Last month the Supreme Court indicated that it didn't want to wade into the gay-marriage debate unless there were contradictory decisions amongst lower courts. Well, last week they got their wish.
After a year in which federal courts have almost unanimously overturned marriage bans, the Sixth Circuit has now become the first federal appellate court to uphold such a ban. Writing for the majority, Judge Jeffrey Sutton ruled that federal courts should afford a high degree of deference to voters and politicians when it comes to deciding the constitutionality of laws.
That flies in the face of decisions from multiple other circuits. The Fourth, Ninth, and Tenth have all ruled that marriage bans are unconstitutional violations of the Due Process and Equal Protection clauses.
That means that the circuits are now in disagreement on whether marriage bans violate the U.S. Constitution. The time would appear to be ripe for the Supreme Court to step in and settle the matter, particularly since more litigation is pending in other states: Texas and Louisiana are due for a marriage ruling early in 2015.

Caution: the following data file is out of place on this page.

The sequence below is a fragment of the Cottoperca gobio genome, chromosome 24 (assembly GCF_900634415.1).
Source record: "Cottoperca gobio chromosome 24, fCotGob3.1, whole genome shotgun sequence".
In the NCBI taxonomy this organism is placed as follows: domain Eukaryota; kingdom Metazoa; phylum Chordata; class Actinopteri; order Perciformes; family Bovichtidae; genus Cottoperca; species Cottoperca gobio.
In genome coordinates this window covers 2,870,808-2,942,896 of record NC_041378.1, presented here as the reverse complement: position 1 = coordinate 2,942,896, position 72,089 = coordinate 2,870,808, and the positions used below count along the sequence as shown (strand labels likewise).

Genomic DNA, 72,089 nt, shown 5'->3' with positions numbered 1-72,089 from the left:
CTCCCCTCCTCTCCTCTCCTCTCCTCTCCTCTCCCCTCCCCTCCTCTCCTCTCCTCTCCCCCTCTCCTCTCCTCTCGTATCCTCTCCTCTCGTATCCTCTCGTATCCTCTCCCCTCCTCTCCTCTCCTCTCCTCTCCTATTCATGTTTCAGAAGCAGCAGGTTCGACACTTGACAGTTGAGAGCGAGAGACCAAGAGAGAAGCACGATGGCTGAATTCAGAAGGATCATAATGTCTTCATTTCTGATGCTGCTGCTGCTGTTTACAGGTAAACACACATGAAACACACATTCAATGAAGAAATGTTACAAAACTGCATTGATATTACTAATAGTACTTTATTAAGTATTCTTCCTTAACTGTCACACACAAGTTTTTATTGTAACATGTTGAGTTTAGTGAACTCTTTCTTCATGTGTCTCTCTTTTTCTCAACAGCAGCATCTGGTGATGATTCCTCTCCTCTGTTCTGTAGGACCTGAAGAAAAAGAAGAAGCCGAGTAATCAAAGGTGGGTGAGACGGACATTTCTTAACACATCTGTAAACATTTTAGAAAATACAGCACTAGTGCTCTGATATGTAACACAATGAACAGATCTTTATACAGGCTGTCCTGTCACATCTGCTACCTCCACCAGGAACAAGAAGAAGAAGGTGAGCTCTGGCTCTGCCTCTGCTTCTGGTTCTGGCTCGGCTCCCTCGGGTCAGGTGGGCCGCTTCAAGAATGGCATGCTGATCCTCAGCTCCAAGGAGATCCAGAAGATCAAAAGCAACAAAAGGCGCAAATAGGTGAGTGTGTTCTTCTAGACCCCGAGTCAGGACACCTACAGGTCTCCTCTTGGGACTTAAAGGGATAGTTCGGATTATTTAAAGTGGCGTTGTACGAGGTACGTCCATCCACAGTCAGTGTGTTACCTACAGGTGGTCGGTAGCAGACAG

The next step is for the Sixth Circuit plaintiffs to file petitions with the Supreme Court, which they have already indicated they plan to do. Those petitions are likely to come sometime within the next few weeks. The Supreme Court would then have to decide whether or not to take up the case, but there's no timeline for them to make that decision. They could defer a decision until 2015, or even 2016 if they wanted to take a slow approach.
In the meantime, equality organizers might need to start planning to overturn marriage at the ballot and in legislatures in certain states if the marriage bans aren't overturned soon by the Supreme Court.